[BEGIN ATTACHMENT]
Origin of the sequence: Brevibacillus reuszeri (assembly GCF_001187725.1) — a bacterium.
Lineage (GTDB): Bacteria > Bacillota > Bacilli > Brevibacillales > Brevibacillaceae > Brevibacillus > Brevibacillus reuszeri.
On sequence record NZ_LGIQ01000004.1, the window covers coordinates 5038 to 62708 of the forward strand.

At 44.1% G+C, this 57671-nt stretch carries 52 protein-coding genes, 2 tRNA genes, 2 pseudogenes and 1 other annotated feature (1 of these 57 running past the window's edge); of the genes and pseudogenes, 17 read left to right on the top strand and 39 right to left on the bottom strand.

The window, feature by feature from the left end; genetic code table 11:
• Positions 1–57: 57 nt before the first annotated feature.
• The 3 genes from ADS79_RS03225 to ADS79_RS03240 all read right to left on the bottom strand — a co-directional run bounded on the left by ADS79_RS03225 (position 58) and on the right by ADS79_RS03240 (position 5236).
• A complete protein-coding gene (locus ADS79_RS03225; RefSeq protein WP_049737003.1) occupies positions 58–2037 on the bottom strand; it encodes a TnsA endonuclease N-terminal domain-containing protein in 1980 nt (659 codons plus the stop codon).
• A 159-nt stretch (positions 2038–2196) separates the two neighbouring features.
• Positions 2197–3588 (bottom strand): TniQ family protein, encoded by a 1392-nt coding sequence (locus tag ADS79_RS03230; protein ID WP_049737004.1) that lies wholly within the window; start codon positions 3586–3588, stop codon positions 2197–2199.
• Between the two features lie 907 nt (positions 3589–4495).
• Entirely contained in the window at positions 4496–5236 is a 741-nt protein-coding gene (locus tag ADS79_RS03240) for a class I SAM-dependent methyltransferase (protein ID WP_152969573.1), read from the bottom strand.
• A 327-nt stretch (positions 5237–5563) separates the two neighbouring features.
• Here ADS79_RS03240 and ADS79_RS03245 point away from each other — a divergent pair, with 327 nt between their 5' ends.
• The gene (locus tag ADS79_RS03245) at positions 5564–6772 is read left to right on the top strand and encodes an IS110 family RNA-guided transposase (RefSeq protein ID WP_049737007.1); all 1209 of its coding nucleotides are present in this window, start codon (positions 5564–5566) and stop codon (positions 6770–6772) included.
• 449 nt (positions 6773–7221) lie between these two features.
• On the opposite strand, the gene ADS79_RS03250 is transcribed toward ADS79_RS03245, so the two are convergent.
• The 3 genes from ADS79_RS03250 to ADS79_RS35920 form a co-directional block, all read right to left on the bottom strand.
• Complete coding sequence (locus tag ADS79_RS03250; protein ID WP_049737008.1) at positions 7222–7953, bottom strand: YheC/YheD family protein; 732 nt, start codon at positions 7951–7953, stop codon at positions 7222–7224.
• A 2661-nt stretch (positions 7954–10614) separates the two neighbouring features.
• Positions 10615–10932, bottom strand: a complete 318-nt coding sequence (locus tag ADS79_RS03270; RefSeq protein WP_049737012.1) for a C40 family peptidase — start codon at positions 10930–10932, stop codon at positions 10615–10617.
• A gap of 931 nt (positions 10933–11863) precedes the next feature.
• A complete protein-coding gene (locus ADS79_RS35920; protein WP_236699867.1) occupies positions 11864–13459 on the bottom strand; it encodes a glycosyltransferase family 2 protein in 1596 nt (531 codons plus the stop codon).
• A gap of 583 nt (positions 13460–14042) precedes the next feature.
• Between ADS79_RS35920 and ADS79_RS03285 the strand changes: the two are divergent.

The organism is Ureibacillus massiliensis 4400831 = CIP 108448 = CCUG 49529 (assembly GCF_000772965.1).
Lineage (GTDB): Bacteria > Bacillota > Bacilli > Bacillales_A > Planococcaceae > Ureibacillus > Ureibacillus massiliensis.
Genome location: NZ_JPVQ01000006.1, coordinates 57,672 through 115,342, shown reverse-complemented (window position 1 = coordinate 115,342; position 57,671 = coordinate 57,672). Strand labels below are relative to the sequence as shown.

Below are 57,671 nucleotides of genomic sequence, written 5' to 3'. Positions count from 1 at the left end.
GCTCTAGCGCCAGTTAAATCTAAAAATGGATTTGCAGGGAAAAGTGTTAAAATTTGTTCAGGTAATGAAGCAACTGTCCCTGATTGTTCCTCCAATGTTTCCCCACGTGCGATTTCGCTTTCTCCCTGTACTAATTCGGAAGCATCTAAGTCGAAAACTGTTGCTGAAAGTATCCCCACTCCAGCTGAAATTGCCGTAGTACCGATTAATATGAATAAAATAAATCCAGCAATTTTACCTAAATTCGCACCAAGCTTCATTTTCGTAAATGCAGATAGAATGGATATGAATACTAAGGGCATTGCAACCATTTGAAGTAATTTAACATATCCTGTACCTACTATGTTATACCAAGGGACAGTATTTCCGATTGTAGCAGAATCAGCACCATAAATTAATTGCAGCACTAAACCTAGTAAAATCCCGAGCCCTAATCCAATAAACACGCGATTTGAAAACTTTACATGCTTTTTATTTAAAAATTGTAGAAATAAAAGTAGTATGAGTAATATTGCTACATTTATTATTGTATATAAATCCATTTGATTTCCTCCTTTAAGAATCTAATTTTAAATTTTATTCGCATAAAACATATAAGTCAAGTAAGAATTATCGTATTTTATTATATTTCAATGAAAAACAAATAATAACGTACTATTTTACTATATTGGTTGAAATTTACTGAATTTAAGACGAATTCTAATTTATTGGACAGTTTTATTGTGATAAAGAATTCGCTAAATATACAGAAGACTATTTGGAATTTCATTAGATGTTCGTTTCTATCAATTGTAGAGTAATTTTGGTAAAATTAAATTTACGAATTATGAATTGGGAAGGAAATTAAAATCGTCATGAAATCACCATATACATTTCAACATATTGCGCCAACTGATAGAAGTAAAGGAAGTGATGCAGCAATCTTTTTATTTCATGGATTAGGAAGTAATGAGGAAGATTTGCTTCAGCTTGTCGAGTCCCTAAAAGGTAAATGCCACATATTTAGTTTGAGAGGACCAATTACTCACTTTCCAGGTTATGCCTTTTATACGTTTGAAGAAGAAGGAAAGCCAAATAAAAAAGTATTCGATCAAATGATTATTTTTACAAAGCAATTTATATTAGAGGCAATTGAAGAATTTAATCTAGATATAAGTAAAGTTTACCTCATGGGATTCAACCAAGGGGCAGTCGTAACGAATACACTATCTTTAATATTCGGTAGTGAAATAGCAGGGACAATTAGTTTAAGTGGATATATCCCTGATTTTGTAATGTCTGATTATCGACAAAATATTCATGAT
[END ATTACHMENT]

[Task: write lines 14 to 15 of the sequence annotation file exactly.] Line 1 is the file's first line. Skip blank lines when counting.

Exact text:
• Here ADS79_RS03240 and ADS79_RS03245 point away from each other — a divergent pair, with 327 nt between their 5' ends.
• The gene (locus tag ADS79_RS03245) at positions 5564–6772 is read left to right on the top strand and encodes an IS110 family RNA-guided transposase (RefSeq protein ID WP_049737007.1); all 1209 of its coding nucleotides are present in this window, start codon (positions 5564–5566) and stop codon (positions 6770–6772) included.